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Marimekko CEO on modernising the brand while keeping Unikko-heritage alive

By Rachel Douglass


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Business |Interview

Marimekko CEO, Tiina Alahuhta-Kasko. Credits: Marimekko.

If you know Marimekko, then you are likely already familiar with the brand’s bold graphic poppy print, suitably titled Unikko – the word for ‘poppy’ in Finnish. Initially created by the brand’s designer Maija Isola, it has now become synonymous with Marimekko’s design language, and is recognisable on a global scale. Celebrations ahead of the iconic print’s 60th anniversary next year had already kicked off at the most recent Copenhagen Fashion Week, where the label continued its tradition of hosting open-for-all fashion shows. Here, the Unikko print was plastered head-to-toe on co-ord sets, summer dresses and palazzo pants, often sizably scaled up in vibrant hues of pinks, greens and blues.

It is not just the Unikko that Marimekko has been celebrating recently, however. The Finland-born brand, founded in 1951, has been on a growth path in recent years, as it looks to capitalise on the demand for Scandinavian design. Currently, the company considers Northern Europe, North America and the Asia-Pacific region as its main markets, with Asia specifically being treated as its most important geographical area for international growth. Throughout its current strategy period spanning 2023 to 2027, it is this region that Marimekko will contribute a large portion of its expansion plans to – having already announced plans to enter Singapore, Vietnam and Malaysia in autumn.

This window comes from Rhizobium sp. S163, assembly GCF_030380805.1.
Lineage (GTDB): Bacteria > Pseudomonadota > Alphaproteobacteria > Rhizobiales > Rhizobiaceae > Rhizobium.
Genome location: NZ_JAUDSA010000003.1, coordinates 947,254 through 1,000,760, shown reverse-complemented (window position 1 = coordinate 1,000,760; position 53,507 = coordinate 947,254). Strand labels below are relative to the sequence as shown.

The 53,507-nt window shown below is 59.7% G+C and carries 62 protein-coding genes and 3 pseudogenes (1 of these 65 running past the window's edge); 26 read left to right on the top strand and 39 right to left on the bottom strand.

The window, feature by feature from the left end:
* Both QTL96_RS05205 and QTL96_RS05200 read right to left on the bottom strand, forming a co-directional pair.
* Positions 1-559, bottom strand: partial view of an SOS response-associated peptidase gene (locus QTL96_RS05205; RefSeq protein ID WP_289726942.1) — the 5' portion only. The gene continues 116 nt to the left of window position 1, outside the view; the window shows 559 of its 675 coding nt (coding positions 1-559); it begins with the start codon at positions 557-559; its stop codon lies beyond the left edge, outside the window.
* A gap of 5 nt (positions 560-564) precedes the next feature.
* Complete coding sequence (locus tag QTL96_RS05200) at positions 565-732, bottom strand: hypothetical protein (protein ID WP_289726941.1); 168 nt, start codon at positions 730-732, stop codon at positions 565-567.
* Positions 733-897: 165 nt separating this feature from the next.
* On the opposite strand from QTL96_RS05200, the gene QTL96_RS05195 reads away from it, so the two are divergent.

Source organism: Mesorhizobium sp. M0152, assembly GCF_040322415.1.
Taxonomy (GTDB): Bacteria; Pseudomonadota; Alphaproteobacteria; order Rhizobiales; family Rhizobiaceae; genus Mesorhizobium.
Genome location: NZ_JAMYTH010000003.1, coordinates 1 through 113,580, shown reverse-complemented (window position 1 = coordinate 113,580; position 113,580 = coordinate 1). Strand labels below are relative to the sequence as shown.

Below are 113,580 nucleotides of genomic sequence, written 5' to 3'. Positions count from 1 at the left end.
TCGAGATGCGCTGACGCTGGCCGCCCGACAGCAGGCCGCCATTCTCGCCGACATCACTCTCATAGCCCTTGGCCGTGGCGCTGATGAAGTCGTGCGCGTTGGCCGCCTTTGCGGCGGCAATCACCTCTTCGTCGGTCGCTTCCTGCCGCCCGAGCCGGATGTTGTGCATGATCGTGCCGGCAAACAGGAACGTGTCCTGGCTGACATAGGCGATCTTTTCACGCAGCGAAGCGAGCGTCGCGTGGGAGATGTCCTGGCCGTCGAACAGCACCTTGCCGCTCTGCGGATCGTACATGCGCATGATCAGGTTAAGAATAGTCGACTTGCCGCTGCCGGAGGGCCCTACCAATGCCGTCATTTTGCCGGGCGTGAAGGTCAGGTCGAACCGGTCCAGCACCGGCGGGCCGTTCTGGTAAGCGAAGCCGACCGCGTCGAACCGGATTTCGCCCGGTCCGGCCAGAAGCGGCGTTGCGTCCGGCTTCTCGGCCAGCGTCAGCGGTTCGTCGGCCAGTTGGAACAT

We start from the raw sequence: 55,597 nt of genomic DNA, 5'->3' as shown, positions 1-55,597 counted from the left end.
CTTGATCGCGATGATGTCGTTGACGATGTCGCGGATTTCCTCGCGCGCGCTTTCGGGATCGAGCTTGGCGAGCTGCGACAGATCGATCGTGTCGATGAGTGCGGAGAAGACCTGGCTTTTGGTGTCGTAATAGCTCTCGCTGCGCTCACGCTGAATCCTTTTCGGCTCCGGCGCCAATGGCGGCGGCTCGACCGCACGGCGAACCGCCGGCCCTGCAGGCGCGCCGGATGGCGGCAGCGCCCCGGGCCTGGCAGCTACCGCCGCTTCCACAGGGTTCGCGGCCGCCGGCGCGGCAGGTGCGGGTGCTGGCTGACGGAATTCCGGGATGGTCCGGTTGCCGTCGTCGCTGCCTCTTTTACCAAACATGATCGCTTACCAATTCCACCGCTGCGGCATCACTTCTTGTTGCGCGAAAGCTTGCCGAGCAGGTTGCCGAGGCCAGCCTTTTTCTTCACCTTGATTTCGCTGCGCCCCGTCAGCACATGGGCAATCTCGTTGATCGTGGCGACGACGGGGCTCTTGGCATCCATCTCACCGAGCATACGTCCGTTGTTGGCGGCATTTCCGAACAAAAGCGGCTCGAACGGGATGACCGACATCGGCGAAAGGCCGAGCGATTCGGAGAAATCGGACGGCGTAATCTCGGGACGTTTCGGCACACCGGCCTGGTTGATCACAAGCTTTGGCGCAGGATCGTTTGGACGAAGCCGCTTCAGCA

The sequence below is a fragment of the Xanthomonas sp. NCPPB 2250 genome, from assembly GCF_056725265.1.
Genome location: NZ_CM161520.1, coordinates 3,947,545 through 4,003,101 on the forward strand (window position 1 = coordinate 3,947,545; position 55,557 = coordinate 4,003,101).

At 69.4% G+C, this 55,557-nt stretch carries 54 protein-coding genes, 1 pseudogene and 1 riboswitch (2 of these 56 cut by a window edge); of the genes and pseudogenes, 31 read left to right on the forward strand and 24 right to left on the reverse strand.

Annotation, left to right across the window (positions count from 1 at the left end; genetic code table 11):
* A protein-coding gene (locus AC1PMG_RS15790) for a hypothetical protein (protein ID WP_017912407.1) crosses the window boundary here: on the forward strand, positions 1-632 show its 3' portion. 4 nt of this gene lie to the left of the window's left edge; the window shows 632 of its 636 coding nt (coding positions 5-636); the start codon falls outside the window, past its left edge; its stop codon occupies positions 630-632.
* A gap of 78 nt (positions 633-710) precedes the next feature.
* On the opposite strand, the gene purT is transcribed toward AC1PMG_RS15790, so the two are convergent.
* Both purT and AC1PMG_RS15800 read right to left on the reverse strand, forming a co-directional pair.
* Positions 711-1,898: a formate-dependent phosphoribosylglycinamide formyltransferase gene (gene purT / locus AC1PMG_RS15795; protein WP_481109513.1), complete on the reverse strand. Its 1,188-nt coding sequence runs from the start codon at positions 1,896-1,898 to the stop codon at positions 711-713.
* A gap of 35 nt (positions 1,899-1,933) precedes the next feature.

Marimekko SS24, CPHFW. Credits: Launchmetrics Spotlight.

Building local relevance in new geographies

In an interview with FashionUnited, Marimekko chief executive officer Tiina Alahuhta-Kasko elaborated on the choice to focus on Asia, stating: “The growing market, strong brand fit and proven track record with the loose franchise partnership model provide us a good foundation for accelerating omnichannel growth in Asia. We approach the markets via key cities and focus on capturing growth in the company’s existing markets as well as explore opening of new markets in Asia in the longer term. We recently announced plans to expand this fall to Singapore, Vietnam and Malaysia with our loose franchise partners. These fast-growing markets provide interesting opportunities for Marimekko’s international growth and hence support our company’s objective to scale the Marimekko business in the upcoming years.”

Departing from its usual approach to operations in other parts of the world, the central part of Marimekko’s Asia retail network, both physical and digital, are linked to a loose-franchise partner-owned model. According to Alahuhta-Kasko, such a setup allows the company to work with partners that offer local market and customer expertise, as well as local connections. Entrusting such operations with members of a third-party does not detract from the need to ensure the brand translates in a globally coherent way, while remaining relevant on a local scale.